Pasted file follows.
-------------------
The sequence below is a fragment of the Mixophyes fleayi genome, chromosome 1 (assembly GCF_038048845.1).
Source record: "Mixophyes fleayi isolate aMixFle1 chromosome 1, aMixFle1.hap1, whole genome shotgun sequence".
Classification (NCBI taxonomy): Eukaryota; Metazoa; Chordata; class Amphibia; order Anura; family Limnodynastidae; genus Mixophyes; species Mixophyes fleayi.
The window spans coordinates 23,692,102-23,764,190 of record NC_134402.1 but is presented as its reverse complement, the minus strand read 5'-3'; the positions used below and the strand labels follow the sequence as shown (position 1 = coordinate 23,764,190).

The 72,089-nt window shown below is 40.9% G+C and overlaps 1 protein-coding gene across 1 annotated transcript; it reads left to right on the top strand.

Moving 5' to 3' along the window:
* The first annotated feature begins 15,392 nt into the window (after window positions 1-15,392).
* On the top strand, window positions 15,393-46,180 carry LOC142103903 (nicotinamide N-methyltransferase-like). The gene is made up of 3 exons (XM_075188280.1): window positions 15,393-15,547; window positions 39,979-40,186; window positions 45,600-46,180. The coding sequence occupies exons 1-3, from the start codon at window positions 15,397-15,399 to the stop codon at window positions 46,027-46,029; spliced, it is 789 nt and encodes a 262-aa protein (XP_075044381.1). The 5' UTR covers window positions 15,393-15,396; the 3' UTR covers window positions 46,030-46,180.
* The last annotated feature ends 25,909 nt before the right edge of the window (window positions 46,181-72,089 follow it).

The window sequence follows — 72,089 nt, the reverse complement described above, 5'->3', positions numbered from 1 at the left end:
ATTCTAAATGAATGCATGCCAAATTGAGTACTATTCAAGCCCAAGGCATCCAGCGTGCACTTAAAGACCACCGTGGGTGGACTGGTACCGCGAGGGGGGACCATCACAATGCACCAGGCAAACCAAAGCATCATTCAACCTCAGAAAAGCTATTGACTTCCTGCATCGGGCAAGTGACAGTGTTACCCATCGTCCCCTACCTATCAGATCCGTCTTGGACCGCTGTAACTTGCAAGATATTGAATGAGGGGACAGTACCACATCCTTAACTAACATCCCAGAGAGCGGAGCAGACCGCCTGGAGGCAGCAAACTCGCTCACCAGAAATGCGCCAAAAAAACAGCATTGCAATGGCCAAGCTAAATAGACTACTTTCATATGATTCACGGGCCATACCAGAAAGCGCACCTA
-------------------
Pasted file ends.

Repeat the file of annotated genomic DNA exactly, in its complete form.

The sequence below is a fragment of the Mixophyes fleayi genome, chromosome 1 (assembly GCF_038048845.1).
Source record: "Mixophyes fleayi isolate aMixFle1 chromosome 1, aMixFle1.hap1, whole genome shotgun sequence".
Classification (NCBI taxonomy): Eukaryota; Metazoa; Chordata; class Amphibia; order Anura; family Limnodynastidae; genus Mixophyes; species Mixophyes fleayi.
The window spans coordinates 23,692,102-23,764,190 of record NC_134402.1 but is presented as its reverse complement, the minus strand read 5'-3'; the positions used below and the strand labels follow the sequence as shown (position 1 = coordinate 23,764,190).

The 72,089-nt window shown below is 40.9% G+C and overlaps 1 protein-coding gene across 1 annotated transcript; it reads left to right on the top strand.

Moving 5' to 3' along the window:
* The first annotated feature begins 15,392 nt into the window (after window positions 1-15,392).
* On the top strand, window positions 15,393-46,180 carry LOC142103903 (nicotinamide N-methyltransferase-like). The gene is made up of 3 exons (XM_075188280.1): window positions 15,393-15,547; window positions 39,979-40,186; window positions 45,600-46,180. The coding sequence occupies exons 1-3, from the start codon at window positions 15,397-15,399 to the stop codon at window positions 46,027-46,029; spliced, it is 789 nt and encodes a 262-aa protein (XP_075044381.1). The 5' UTR covers window positions 15,393-15,396; the 3' UTR covers window positions 46,030-46,180.
* The last annotated feature ends 25,909 nt before the right edge of the window (window positions 46,181-72,089 follow it).

The window sequence follows — 72,089 nt, the reverse complement described above, 5'->3', positions numbered from 1 at the left end:
ATTCTAAATGAATGCATGCCAAATTGAGTACTATTCAAGCCCAAGGCATCCAGCGTGCACTTAAAGACCACCGTGGGTGGACTGGTACCGCGAGGGGGGACCATCACAATGCACCAGGCAAACCAAAGCATCATTCAACCTCAGAAAAGCTATTGACTTCCTGCATCGGGCAAGTGACAGTGTTACCCATCGTCCCCTACCTATCAGATCCGTCTTGGACCGCTGTAACTTGCAAGATATTGAATGAGGGGACAGTACCACATCCTTAACTAACATCCCAGAGAGCGGAGCAGACCGCCTGGAGGCAGCAAACTCGCTCACCAGAAATGCGCCAAAAAAACAGCATTGCAATGGCCAAGCTAAATAGACTACTTTCATATGATTCACGGGCCATACCAGAAAGCGCACCTA